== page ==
CUPP's PunkThis board allows netbook owners to add a low-power ARM chip to their system with ease.
Multi-mode computing specialist CUPP Computing has confirmed that it is continuing development of its PunkThis board following a funding hiccough late last year, giving hope that the ARM-based add-on will one day see a commercial release.
Based on the company's patented multi-mode computing technology, the PunkThis offers a Texas Instruments DM3730 ARM Cortex-A8 processor running at 1GHz and 512MB of RAM on a plug-in mini-PCIe module for insertion into existing computers.
The idea, the company explains, is twofold: developers gain an easy way to switch between an ARM and an x86 environment, while end-users get a near-instant boot environment for simple tasks and the promise of massively boosted battery life.
According to CUPP's own figures, a netbook equipped with a PunkThis module will run for over 20 hours with a standard screen or around 40 hours with a PixelQi-based display.
In addition to the processor and memory, the PunkThis module includes two microSD slots for system storage and shared storage, a mini-PCIe connector and compatible SSD for use as the x86 host's boot drive, Wi-Fi, USB host and USB On-The-Go connectivity, a reprogrammable keyboard controller and audio connections.
Currently implemented in an Asus 1015PN netbook, the idea is to simply remove the existing mini-PCIe SSD and replace it with a PunkThis module with no soldering required. Other netbooks are expected to be supported in due time.
The company has also confirmed plans to release a desktop enclosure which turns the PunkThis module into standalone low-power PC. This case is set to feature external connectors for audio, dual DVI video, audio, an SD card, and a total of five USB ports.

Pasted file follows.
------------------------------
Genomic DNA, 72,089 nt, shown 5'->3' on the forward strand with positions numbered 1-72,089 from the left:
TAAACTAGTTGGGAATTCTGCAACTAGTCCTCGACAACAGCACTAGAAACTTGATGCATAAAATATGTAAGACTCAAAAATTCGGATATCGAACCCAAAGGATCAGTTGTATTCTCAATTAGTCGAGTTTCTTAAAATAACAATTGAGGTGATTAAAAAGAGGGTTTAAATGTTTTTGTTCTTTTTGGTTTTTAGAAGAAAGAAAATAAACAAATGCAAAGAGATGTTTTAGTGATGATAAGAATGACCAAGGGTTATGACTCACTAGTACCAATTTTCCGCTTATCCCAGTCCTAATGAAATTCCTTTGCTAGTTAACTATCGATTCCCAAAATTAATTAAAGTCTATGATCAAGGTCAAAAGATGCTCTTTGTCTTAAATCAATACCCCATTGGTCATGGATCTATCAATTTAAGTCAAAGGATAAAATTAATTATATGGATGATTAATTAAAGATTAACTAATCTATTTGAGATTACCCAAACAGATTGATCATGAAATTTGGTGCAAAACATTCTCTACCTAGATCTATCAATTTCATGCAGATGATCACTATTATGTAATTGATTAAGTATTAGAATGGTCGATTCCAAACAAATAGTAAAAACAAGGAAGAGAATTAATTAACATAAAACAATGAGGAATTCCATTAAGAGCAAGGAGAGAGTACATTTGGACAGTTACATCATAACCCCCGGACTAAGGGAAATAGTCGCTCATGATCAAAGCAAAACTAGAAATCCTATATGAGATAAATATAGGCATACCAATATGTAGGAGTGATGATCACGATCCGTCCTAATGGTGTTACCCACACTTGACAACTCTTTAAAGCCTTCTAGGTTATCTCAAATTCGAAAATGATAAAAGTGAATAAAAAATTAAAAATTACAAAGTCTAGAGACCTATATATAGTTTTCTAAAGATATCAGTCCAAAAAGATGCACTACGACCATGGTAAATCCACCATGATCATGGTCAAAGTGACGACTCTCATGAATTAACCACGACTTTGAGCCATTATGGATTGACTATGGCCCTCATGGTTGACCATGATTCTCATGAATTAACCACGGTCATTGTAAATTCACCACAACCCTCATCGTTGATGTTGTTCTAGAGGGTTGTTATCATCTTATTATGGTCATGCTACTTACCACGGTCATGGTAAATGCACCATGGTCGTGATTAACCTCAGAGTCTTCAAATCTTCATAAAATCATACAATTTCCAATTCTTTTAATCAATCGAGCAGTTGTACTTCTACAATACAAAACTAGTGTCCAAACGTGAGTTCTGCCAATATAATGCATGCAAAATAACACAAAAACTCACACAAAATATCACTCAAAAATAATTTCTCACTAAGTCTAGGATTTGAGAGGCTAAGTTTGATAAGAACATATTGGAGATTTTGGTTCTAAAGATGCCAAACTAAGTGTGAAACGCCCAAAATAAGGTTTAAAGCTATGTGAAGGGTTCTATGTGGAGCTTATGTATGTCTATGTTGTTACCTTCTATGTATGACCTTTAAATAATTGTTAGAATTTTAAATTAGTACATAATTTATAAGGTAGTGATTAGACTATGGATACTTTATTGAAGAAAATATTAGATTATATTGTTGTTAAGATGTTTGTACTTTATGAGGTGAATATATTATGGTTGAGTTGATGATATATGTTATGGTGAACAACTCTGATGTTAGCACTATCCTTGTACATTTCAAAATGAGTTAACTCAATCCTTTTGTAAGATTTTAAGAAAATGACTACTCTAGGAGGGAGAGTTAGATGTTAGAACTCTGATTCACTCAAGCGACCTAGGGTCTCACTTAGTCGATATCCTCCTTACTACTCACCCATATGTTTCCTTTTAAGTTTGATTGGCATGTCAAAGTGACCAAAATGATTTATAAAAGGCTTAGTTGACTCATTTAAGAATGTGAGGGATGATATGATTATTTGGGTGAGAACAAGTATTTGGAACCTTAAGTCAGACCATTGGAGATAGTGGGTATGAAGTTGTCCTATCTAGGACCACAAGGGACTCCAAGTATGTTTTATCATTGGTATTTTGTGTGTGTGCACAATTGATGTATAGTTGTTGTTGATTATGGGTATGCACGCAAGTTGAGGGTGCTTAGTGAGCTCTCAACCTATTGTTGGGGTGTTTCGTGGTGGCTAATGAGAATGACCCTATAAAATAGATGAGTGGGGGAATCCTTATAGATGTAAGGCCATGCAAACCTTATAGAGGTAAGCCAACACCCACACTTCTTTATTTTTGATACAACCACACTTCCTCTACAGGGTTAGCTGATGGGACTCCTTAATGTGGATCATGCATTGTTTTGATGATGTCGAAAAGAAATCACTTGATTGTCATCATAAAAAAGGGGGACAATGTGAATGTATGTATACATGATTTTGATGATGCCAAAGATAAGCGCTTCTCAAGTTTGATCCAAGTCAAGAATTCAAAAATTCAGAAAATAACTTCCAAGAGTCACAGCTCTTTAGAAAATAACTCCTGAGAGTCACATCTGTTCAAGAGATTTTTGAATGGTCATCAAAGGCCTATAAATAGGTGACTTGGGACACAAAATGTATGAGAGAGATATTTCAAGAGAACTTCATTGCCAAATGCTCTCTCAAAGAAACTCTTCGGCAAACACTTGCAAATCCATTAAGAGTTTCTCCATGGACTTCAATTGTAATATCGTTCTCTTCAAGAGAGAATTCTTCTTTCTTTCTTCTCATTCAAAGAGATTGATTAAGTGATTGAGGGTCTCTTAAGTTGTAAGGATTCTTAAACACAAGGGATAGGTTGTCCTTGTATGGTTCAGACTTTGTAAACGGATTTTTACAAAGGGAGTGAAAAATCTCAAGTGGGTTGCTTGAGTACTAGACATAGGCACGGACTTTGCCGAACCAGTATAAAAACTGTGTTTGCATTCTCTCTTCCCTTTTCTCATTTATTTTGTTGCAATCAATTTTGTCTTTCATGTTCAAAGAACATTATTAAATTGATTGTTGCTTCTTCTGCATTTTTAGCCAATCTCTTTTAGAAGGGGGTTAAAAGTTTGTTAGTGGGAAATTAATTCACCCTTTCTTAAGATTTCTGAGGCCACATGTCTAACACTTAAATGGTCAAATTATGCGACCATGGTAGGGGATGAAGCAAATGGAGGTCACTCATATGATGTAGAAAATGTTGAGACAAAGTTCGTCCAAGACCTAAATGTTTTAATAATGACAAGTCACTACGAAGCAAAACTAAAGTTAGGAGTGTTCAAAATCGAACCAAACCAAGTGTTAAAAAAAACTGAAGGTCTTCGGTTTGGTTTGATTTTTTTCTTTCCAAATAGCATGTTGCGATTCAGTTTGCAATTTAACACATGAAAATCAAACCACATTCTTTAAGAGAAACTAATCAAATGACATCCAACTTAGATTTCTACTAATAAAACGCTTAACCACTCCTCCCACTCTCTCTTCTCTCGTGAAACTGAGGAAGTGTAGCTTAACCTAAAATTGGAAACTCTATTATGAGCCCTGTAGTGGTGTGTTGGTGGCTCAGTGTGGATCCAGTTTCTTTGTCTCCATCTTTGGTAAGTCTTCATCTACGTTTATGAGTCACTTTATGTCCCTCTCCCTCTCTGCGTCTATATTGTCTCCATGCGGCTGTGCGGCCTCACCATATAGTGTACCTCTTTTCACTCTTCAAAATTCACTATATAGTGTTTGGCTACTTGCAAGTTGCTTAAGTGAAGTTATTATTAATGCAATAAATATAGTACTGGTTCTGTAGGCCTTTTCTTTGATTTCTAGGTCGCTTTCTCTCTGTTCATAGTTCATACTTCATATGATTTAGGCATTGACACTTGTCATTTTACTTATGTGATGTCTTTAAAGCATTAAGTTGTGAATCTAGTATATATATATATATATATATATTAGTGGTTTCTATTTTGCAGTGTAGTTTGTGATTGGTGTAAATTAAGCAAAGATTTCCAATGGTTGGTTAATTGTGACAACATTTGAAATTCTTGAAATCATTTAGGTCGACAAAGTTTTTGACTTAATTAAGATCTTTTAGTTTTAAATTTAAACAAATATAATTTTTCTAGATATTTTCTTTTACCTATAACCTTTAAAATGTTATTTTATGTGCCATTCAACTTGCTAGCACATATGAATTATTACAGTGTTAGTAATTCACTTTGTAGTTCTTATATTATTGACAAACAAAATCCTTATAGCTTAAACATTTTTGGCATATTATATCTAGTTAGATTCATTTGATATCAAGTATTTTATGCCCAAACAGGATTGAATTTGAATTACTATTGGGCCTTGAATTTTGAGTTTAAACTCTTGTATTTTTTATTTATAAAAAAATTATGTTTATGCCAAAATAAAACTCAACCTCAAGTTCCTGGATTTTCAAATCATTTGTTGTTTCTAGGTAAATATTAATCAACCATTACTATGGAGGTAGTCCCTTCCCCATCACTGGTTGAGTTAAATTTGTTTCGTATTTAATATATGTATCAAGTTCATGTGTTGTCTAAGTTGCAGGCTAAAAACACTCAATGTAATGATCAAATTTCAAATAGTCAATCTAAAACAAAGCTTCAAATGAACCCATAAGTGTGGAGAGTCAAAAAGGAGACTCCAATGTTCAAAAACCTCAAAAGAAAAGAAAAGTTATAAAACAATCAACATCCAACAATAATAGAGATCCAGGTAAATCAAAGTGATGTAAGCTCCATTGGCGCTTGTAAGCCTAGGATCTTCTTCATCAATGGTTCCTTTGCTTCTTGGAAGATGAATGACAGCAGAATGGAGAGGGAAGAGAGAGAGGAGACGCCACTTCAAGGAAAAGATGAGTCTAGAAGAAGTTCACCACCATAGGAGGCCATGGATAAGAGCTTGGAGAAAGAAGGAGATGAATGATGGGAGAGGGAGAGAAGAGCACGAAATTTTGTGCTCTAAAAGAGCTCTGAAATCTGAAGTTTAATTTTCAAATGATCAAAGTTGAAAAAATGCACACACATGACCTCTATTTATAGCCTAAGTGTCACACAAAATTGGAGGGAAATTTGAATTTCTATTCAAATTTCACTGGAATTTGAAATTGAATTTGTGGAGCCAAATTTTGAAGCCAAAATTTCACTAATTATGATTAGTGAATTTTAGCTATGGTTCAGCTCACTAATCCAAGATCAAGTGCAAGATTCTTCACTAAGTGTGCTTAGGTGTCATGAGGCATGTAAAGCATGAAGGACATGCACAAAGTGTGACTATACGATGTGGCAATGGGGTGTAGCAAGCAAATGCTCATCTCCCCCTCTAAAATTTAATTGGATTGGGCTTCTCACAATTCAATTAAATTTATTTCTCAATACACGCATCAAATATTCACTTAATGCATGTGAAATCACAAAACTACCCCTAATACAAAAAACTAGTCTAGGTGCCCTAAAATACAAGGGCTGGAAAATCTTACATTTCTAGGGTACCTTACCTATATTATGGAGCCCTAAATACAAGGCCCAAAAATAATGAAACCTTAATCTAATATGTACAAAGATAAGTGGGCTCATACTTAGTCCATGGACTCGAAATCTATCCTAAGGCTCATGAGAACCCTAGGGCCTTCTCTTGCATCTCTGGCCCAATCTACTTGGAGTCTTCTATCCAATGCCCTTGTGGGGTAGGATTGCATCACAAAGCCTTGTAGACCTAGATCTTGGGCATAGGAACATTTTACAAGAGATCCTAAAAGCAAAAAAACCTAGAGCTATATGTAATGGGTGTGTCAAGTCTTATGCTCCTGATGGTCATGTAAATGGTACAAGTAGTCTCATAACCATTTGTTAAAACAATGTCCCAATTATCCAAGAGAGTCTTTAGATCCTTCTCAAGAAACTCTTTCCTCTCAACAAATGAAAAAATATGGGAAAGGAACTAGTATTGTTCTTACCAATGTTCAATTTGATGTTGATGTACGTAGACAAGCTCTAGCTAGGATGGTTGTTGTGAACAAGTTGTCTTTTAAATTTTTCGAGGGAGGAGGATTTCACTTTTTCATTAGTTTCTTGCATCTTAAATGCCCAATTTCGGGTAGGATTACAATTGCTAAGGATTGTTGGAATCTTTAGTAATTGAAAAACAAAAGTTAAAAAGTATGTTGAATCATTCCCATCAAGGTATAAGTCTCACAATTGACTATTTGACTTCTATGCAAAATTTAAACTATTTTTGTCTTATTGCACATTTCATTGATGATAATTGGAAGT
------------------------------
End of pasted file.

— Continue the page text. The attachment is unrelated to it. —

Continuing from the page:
On the software front, CUPP has confirmed that ARM builds of Ubuntu Linux and Android will be supported. While the system currently runs on Android 2.3 'Gingerbread,' CUPP confirms that work is ongoing to port the latest Android 4.0 'Ice Cream Sandwich' to the platform.
As an open platform, however, users are free to port whatever operating system they see fit to the PunkThis module. Sadly, while Windows 8 will support the ARM instruction set architecture, the module's 512MB of memory likely precludes its use.
Development of the module was put on hold as the company missed a planned round of funding. Thankfully, 50 per cent of that funding has been found, with discussions ongoing to raise the rest. 'We hope to have the PunkThis Module back on track in the next weeks,
' the company confirmed in a statement.
More information is available on the company's site
Fancy a 20-hour netbook, or do you have a more exciting plan in mind for the PunkThis? Share your thoughts over in the forums